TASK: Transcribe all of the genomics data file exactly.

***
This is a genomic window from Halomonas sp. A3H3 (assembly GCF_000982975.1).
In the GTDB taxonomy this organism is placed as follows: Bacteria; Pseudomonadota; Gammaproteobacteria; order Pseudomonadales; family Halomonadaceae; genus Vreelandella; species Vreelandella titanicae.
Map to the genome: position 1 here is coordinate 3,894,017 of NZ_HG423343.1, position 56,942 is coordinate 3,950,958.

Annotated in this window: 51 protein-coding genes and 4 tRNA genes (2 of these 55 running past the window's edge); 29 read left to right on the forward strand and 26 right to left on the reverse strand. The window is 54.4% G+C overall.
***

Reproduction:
This is a genomic window from Halomonas sp. A3H3 (assembly GCF_000982975.1).
In the GTDB taxonomy this organism is placed as follows: Bacteria; Pseudomonadota; Gammaproteobacteria; order Pseudomonadales; family Halomonadaceae; genus Vreelandella; species Vreelandella titanicae.
Map to the genome: position 1 here is coordinate 3,894,017 of NZ_HG423343.1, position 56,942 is coordinate 3,950,958.

Annotated in this window: 51 protein-coding genes and 4 tRNA genes (2 of these 55 running past the window's edge); 29 read left to right on the forward strand and 26 right to left on the reverse strand. The window is 54.4% G+C overall.